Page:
How to Take Charge of Your Time in 4 Steps
Freelancers live and die by time management. Whether you need to keep the meter running or beat the clock on a fixed-rate project, controlling your time is key! But it’s also hard to do.
When I started freelancing, I consistently over or under-scheduled myself. And I am very much past the days I could pull an all-nighter to pick up the slack! It was a mess. After some trial and error, I created a system that keeps me booked, productive, and not overwhelmed (most of the time).
In four easy steps, here’s how it works, with suggested reflections for you.
1. Think units of energy, not time
Most of us think of our workday in terms of time. But our raw material isn’t time, it’s energy.
Anyone who’s ever done their own taxes knows that not all hours are created equal. I’m a writer, and my nemesis is SEO landing pages. I can literally feel my soul leaving my body. But when I’m cruising through revisions on a blog post, time flies.
So the first step is to stop scheduling yourself for a set time and switch to an energy-unit day. (Tip o’ the keyboard to Maggie Karshner for the energy unit concept.)
An energy unit is the amount of time you can stay focused. When I’m writing a blog post on a topic I love, a unit is 2 or 3 hours long. Scheduling a dentist appointment uses up a unit in about 5 minutes!
Pro tip: Maggie recommends planning for 5 units a day. For me, that’s too many. I average around 3. Pick the number that reflects your desires, capacity, and work style. The 40-hour workweek is made up anyway!
Your turn: What’s your shortest unit? Your longest? How many units do you have available on an average day?
2. Understand your energy types
Even after I switched to using energy units, I felt overcommitted. Why? Well, it turns out that not every energy type is created equal.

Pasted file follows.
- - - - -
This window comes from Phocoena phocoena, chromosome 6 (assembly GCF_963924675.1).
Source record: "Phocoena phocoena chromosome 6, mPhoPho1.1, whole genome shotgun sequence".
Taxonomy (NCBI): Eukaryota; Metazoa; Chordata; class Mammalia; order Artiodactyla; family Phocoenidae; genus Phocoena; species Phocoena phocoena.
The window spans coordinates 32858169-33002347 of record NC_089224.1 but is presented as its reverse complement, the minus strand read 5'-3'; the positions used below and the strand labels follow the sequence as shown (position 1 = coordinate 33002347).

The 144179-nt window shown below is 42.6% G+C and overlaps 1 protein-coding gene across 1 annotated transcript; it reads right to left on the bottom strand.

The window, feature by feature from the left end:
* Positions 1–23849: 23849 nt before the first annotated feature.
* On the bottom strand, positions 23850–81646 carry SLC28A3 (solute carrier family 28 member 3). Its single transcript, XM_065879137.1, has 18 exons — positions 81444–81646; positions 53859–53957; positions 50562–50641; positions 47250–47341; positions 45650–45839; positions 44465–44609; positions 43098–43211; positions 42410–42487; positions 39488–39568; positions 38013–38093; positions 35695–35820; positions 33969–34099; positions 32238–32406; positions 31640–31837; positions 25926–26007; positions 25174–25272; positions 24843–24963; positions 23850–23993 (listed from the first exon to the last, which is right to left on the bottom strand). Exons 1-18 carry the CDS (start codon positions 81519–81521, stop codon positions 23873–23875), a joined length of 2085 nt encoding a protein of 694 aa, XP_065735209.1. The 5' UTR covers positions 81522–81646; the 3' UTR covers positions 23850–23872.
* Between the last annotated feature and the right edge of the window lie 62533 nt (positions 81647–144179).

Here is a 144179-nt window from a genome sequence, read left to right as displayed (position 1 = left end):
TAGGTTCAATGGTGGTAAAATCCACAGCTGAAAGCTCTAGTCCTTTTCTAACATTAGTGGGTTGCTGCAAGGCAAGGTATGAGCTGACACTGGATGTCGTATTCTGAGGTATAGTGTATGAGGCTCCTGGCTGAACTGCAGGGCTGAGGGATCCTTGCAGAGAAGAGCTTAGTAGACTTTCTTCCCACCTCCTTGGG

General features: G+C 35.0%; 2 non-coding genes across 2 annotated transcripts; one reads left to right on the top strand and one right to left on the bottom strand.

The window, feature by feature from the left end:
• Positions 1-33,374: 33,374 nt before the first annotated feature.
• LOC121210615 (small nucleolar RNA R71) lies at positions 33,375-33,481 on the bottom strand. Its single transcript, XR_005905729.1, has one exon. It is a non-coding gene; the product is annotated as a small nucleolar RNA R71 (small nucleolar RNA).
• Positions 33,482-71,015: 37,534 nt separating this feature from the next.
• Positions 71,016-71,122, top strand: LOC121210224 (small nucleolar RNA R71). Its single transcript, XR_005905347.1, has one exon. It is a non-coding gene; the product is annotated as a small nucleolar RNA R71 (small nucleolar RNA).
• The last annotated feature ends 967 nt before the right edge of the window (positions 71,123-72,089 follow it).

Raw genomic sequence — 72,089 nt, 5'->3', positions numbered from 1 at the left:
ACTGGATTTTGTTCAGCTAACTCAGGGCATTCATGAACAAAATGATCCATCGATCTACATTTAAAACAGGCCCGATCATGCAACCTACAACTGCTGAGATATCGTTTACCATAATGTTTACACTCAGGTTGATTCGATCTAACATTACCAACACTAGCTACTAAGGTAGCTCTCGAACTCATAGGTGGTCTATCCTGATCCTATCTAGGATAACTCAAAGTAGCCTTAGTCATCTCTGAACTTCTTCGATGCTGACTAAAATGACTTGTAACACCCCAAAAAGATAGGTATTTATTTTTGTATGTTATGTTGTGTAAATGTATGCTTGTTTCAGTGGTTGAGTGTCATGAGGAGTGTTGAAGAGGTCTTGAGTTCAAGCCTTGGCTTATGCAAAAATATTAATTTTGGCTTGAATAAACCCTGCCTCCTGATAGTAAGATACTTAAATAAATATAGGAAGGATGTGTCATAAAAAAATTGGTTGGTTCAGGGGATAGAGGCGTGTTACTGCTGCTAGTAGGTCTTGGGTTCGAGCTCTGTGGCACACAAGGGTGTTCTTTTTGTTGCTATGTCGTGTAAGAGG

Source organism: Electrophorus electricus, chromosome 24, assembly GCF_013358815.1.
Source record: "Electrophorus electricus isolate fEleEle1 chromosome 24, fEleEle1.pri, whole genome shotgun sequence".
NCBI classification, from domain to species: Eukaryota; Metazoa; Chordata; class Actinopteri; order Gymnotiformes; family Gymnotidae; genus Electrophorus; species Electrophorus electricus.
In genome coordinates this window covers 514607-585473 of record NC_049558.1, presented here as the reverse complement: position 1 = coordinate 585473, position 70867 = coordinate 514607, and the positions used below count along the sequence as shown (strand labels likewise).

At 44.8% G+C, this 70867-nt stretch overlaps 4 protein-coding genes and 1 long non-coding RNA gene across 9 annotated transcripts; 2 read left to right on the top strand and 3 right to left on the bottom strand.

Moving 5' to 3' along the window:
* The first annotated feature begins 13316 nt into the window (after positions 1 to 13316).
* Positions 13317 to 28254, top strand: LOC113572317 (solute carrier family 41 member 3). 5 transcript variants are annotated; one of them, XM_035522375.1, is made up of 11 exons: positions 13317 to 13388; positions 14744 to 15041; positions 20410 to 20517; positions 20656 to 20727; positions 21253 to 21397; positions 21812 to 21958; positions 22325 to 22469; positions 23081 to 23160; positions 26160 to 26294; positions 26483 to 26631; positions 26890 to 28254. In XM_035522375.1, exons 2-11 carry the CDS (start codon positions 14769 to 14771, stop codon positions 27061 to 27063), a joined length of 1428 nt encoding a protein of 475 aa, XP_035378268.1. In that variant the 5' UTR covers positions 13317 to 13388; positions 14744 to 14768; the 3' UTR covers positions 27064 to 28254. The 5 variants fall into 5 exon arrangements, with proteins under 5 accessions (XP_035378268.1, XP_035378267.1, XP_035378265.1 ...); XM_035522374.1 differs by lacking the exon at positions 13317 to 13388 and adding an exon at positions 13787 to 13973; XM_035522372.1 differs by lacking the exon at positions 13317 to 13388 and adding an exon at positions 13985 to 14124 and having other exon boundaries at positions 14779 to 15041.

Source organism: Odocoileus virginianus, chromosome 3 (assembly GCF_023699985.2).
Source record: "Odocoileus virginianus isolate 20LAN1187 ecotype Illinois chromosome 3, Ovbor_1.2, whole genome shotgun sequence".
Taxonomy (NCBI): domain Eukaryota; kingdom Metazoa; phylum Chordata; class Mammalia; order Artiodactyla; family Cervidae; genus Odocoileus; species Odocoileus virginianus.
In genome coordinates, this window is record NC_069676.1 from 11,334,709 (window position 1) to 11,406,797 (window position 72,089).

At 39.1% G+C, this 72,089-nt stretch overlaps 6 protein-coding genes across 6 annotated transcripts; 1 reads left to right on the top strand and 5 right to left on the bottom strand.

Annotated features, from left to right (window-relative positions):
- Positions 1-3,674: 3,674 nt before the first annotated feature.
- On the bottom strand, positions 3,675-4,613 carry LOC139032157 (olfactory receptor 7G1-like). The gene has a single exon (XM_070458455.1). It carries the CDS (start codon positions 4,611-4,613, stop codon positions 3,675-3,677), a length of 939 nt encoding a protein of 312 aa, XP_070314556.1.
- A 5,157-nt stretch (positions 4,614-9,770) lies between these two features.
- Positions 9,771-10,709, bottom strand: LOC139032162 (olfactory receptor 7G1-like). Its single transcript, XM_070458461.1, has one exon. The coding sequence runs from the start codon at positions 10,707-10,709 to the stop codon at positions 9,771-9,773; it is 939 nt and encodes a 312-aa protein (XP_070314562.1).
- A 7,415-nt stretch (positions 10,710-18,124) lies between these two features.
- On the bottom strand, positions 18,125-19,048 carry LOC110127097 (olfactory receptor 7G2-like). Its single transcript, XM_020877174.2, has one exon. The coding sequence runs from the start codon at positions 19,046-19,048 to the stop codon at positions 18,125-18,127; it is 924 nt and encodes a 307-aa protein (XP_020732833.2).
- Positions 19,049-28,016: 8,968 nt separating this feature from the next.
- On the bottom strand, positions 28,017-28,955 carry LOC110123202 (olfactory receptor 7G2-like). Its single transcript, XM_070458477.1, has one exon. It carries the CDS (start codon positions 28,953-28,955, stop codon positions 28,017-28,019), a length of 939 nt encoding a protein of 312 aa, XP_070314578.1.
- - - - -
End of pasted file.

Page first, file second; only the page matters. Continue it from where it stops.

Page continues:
For example, first drafts kill me. It takes a lot to confront that blank page. I only have one unit of that high-focus energy daily, and if I don’t use it by noon, it expires!
But I have at least two units of regular-focus energy. Research, revisions, invoicing; if it doesn’t require all my attention, regular-focus energy works just fine.
Your turn: Do you have different types of energy? Are there things you can only do at certain times of the day? What else affects your capacity?
3. Put your self-knowledge to work
There’s no app for this, unfortunately. I had to go DIY to create my system. Here’s what I did:
- Get four pieces of cardboard (about 36”x 12”). Each represents a week; divide it into 7 sections and label the days. Then pin them up on your wall. Shazam: you just made a four-week rolling calendar. (I used old La Croix boxes.)
- Block in your units with blank post-its. Stick 3 blank post-its on each work day (or however many units you have), using colors to represent your energy types. I used fewer post-its for days with high-energy personal tasks.
- Use the post-its to plan your work. Let’s say you’re writing a blog post. It’s Monday, and you need to finish by Wednesday. Label two post-its; stick one on Tuesday (first draft) and the other on Wednesday (revise + submit).
Now imagine your client asks you to do a second post. Stick up post-its to see if you can! They’ll warn you about bottlenecks before you’re trapped in them.
- Rotate your calendar weekly. At the end of each week, unpin your cardboard pieces and move the other weeks to the left by one place. Put the past week into the open space at the end and refill it with blank post-its.
Your turn: Try making your own calendar. You don’t have to use La Croix boxes, but they are cheap and effective!
4. Don’t panic!
Seeing my work (aka, rent-paying) capacity laid out in post-its was not a vibe. It didn’t look like nearly enough. (Spoiler alert: It wasn’t.)
It was understanding exactly what I had to give that empowered me. It pushed me to raise my rates and rebrand to attract clients who could pay them. It helped me decide whether to keep freelancing or get a full-time job. Ultimately, it allowed me to see my situation with clear eyes so I could make informed decisions.
If you’re feeling frustrated with time management, give my method a whirl. Feel free to experiment until it’s the perfect fit for you. I hope it puts you back in the driver’s seat of your time and energy.